100 students from three Parkside community schools asked questions to candidates for 100th Mayor of City of Philadelphia, sharing what issues matters most to children.
On Tuesday, Oct. 17, 2023, Please Touch Museum welcomed local elementary school students to meet and speak with candidates running to be the 100th Mayor of the City of Philadelphia, as part of the Every Voice, Every Vote initiative by the Lenfest Institute for Journalism. Moderated by 6abc’s Tamala Edwards, the Children’s Mayoral Conversation focused on the issues most important to the young children of Philadelphia.
“Children’s voices are not typically elevated during a Mayoral race, so this conversation gave students the chance to share what they hoped the next Mayor will do for their city and the community,” said Patricia D. Wellenbach, President and CEO, Please Touch Museum. “The 100 students who came to the Please Touch Museum are the future of our city, and we hope this conversation not only provides the chance to share what matters to them most, but also furthers the children’s understanding of the role of a mayor, what a mayor can do for their community, and the importance of their civic engagement in the future.”
After hearing from each candidate on where they went to school, their favorite subject to study, and their favorite thing about the City of Philadelphia, the children began asking questions, including:
- What will you do to open the libraries, and make the playgrounds safe for us?
- What are you going to do to stop violence, and make our neighborhood safe?
- If you could change anything in Philadelphia, what would it be?
Watch the Children’s Mayoral Conversation Livestream on YouTube
The questions posed during the Children’s Mayoral Conversation reminded the grownups in the room and watching via livestream that children see the issues currently facing Philadelphia. Children feel the nervous energy of caregivers who worry about them walking to school; they want clean neighborhoods and safe playgrounds to gather with their friends; and they want Philadelphians to help each other and love one another. Hearing the children’s vision for a vibrant Philadelphia is a call-to-action for adults with a vote and officials who are elected to serve the city. Together, we can make Philadelphia better for our number one constituents — the children.
Please see the links below for additional coverage of the Children’s Mayoral Conversation, including interviews with a few of the students in attendance.
- CBS 3: Philadelphia’s mayoral candidates Cherelle Parker, David Oh take questions from kids at Please Touch Museum.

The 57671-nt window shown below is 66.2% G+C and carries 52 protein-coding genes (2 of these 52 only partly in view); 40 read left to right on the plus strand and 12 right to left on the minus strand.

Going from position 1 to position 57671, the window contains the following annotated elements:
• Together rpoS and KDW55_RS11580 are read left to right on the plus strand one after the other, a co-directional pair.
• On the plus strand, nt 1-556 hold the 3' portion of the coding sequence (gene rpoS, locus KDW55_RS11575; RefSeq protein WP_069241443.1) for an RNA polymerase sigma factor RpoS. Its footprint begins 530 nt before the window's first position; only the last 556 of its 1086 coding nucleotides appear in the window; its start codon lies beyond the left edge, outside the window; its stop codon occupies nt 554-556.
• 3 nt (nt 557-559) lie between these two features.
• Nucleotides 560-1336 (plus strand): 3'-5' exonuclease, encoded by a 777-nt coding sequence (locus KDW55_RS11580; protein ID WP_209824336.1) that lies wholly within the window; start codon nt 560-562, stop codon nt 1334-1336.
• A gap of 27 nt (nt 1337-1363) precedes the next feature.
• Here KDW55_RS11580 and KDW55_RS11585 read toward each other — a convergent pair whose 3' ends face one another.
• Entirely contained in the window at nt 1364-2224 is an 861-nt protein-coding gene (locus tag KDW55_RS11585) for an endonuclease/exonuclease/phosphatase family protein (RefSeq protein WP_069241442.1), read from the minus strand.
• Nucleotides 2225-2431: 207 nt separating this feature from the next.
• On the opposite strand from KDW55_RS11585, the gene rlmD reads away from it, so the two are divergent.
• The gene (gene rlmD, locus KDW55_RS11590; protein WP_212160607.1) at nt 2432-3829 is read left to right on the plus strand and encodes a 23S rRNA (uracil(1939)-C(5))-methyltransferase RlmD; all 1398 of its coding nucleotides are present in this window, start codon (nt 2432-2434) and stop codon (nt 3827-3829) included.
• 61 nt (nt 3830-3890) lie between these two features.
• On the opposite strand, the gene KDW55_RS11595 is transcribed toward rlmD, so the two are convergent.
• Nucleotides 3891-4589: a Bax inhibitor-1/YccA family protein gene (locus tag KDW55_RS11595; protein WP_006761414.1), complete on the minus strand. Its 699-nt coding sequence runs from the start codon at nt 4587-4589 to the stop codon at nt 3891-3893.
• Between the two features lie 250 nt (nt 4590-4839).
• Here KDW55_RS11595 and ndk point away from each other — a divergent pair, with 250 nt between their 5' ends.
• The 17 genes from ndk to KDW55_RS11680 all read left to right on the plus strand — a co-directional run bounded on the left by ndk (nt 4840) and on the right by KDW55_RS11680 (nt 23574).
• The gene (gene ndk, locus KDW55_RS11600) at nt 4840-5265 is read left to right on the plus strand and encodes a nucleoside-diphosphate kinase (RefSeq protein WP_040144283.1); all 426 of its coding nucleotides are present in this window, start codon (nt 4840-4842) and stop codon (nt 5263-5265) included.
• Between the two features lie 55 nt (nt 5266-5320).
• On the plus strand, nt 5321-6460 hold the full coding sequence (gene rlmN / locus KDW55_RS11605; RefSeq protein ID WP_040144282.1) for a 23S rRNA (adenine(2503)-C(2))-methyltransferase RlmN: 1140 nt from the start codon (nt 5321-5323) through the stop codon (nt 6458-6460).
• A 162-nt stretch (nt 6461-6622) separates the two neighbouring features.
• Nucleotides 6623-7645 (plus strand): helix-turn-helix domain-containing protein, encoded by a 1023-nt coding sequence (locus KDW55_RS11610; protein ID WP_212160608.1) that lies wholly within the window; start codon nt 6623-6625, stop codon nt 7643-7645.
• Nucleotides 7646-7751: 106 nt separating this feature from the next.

- FOX 29: Kids put Philadelphia mayoral candidates in hot seat at Please Touch Museum.
- City & State Pensylvania: Candidates say the darndest things — at a mayoral forum for Philly schoolkids.
- The Philadelphia Inquirer: Letter to the Editor
Inspiration for the Event
Inspiration for the Children’s Mayoral Conversation stemmed from the Museum’s programming during its Martin Luther King, Jr. Day celebration in January, when the Museum asked young children and families to share their hopes and dreams for Philadelphia; their responses were then added to a collaborative “I Have a Dream” mural with Dr. King at its center. Over 500 submissions were received for the mural, which was displayed on the Museum’s famous “torch,” and uncovered profound concerns of young children including:
- an end to gun violence and racism;
- increased kindness and respect;
- and a desire to create a clean city with safe housing for all.
To continue lifting children’s voices during the process of electing Philadelphia’s new mayor, the Museum approached the Lenfest Institute for Journalism’s Every Voice, Every Vote initiative to support a Children’s Mayoral Conversation.
In advance of the Conversation, the Museum’s education team visited second grade students at Inquiry Charter School, third grade students at McMichael Elementary School, and fourth grade students at St. Rose of Lima School to provide a civics lesson focused on the role of a mayor.
Students engaged in a dialogue around what it means to be a mayor and completed a worksheet with the reflective prompt, “What would you do if you were Mayor of Philadelphia?”
Responses gathered from the school visits and the collaborative mural from the Museum’s Martin Luther King, Jr. Day programming served as the foundation for the Children’s Mayoral Conversation.
About the Conversation
The Children’s Mayoral Conversation was a private event for the 100 students attending the three schools from the Philadelphia Parkside community, the Museum livestreamed the conversation on YouTube.
The Children’s Mayoral Conversation is a part of Every Voice, Every Vote, a collaborative project managed by The Lenfest Institute for Journalism. Lead support is provided by the William Penn Foundation with additional funding from The Lenfest Institute, Peter and Judy Leone, the John S. and James L. Knight Foundation, Harriet and Larry Weiss, and the Wyncote Foundation, among others. To learn more about the project and view a full list of supporters, visit everyvoice-everyvote.org. Editorial content is created independently of the project’s donors.